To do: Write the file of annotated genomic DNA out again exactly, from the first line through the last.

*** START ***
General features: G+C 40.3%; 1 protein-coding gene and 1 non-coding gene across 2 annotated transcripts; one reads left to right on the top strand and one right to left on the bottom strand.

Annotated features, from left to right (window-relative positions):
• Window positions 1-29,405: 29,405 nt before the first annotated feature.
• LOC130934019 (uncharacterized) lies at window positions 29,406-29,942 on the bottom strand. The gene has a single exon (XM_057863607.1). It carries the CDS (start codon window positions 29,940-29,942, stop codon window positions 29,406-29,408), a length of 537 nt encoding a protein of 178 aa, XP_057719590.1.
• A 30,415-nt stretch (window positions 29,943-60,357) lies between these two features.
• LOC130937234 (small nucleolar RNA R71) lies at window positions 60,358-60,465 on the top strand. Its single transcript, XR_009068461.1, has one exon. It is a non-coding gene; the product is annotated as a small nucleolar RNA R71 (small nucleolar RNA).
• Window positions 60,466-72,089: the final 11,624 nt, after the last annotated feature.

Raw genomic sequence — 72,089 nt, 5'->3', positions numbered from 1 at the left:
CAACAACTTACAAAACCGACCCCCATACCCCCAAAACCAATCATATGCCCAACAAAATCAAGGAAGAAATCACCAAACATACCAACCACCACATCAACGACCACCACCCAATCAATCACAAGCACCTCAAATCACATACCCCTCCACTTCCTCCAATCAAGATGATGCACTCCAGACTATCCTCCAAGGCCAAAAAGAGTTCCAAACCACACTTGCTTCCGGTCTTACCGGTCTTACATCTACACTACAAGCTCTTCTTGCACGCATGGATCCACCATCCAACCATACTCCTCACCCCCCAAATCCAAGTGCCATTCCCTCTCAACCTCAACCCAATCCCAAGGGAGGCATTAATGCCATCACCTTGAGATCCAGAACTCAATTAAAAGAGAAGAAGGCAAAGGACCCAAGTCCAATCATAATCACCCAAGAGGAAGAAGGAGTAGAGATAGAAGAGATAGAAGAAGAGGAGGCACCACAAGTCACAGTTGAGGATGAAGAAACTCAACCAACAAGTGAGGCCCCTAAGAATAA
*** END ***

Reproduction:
General features: G+C 40.3%; 1 protein-coding gene and 1 non-coding gene across 2 annotated transcripts; one reads left to right on the top strand and one right to left on the bottom strand.

Annotated features, from left to right (window-relative positions):
• Window positions 1-29,405: 29,405 nt before the first annotated feature.
• LOC130934019 (uncharacterized) lies at window positions 29,406-29,942 on the bottom strand. The gene has a single exon (XM_057863607.1). It carries the CDS (start codon window positions 29,940-29,942, stop codon window positions 29,406-29,408), a length of 537 nt encoding a protein of 178 aa, XP_057719590.1.
• A 30,415-nt stretch (window positions 29,943-60,357) lies between these two features.
• LOC130937234 (small nucleolar RNA R71) lies at window positions 60,358-60,465 on the top strand. Its single transcript, XR_009068461.1, has one exon. It is a non-coding gene; the product is annotated as a small nucleolar RNA R71 (small nucleolar RNA).
• Window positions 60,466-72,089: the final 11,624 nt, after the last annotated feature.

Raw genomic sequence — 72,089 nt, 5'->3', positions numbered from 1 at the left:
CAACAACTTACAAAACCGACCCCCATACCCCCAAAACCAATCATATGCCCAACAAAATCAAGGAAGAAATCACCAAACATACCAACCACCACATCAACGACCACCACCCAATCAATCACAAGCACCTCAAATCACATACCCCTCCACTTCCTCCAATCAAGATGATGCACTCCAGACTATCCTCCAAGGCCAAAAAGAGTTCCAAACCACACTTGCTTCCGGTCTTACCGGTCTTACATCTACACTACAAGCTCTTCTTGCACGCATGGATCCACCATCCAACCATACTCCTCACCCCCCAAATCCAAGTGCCATTCCCTCTCAACCTCAACCCAATCCCAAGGGAGGCATTAATGCCATCACCTTGAGATCCAGAACTCAATTAAAAGAGAAGAAGGCAAAGGACCCAAGTCCAATCATAATCACCCAAGAGGAAGAAGGAGTAGAGATAGAAGAGATAGAAGAAGAGGAGGCACCACAAGTCACAGTTGAGGATGAAGAAACTCAACCAACAAGTGAGGCCCCTAAGAATAA